Tuesday, 6 November 2012

reviews: darren hayman and the long parliament, jon derosa, guided by voices

Darren Hayman and the Long Parliament - The Violence (***)

For the concluding instalment of his ‘Essex trilogy’, Darren Hayman rewinds the clock a few hundred years. The first two parts surveyed the songwriter’s home county as it is now, his typically incisive vignettes encompassing new towns and joyrides (amongst other things). The Violence inhabits a somewhat different landscape, taking as its concept the 17th century witch trials that sent hundreds to the gallows.

The presiding tone is understandably melancholic, both lyrically and musically. Consider Elizabeth Clarke: named after (and told from the perspective of) an 80-year-old woman amongst the first to hang, its chorus of “who’s going to feed my dog... who’s going to pull my ankle when I swing?” sung over what sounds like the creaking of the hangman’s scaffold, finds sad poetry in small details. It’s a skill demonstrated repeatedly across the album’s twenty tracks, and despite occasional filler-pieces, Hayman’s historical odyssey is never a trial.

Out now

Jon DeRosa - A Wolf in Preacher's Clothes (****)

When Jon DeRosa croons “don’t say goodnight” in the song of the same name – his rich voice tempting an unnamed companion for one last drink in an emptying bar-room – the soulful seduction puts into images A Wolf...'s overriding atmosphere. Continuing the romantic night-music style established on last year’s Anchored EP, DeRosa’s first album under his own name confirms the New Jerseyite as an estimable find.

Both lyrics and delivery of True Men convey vintage interests (name-checking Robert Mitchum and William Holden and smoothly singing “I’ve played the part, I’ve played the fool” like a lovesick Sinatra), as does a smoky, jazz-flecked version of The Blue Nile’s Easter Parade. Elsewhere, there are echoes of Stephin Merritt (with whom DeRosa worked on Showtunes) and Neil Hannon of The Divine Comedy, so while it would be a push to describe this as a unique record, it’s no exaggeration to call it an excellent one.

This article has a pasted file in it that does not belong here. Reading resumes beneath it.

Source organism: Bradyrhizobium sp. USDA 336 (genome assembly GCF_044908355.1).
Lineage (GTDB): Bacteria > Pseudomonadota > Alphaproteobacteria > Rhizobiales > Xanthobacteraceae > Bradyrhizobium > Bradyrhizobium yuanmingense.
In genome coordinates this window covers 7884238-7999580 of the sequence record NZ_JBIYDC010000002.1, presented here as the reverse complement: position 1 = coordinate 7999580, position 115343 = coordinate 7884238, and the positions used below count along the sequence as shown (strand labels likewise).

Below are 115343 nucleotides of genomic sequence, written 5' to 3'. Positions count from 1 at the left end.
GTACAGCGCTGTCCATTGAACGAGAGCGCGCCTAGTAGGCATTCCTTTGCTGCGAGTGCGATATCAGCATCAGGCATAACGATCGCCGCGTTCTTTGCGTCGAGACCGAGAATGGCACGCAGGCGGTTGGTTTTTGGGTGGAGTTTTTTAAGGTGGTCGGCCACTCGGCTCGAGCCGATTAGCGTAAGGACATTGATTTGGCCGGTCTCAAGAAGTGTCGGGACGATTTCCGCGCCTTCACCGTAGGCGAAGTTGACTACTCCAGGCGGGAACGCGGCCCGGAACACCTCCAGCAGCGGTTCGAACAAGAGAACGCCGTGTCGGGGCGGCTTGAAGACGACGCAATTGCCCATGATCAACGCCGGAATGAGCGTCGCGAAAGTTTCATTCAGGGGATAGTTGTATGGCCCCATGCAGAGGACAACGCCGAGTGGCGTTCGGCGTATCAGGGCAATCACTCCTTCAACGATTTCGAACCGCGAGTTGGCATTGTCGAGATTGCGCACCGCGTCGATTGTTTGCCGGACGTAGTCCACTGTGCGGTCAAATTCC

Out now

Guided By Voices - The Bears for Lunch (***)

Usually when a treasured act reforms, they hit the road, give fans an opportunity to hear the hits, and then go back to whatever it was they were doing beforehand, bank balances replenished and legacy topped up. Guided By Voices do things differently, with The Bears for Lunch their third album of 2012 – that’s 61 songs in 11 months (plus two solo albums from bandleader Robert Pollard to boot). Yet somehow, quantity hasn’t totally eclipsed quality.

Opener King Arthur the Red gets everything right, its crunchy guitar solos setting a powerhouse pace. But Pollard never met an idea he didn’t consider worth committing to tape, and disposable tracks like Have a Jug could have done with spending a little longer at draft stage. In a parallel universe, Guided By Voices spent 2012 lapping up praise for one awesome album; instead, they settled for a trio of pretty good ones.

Out 12th November 

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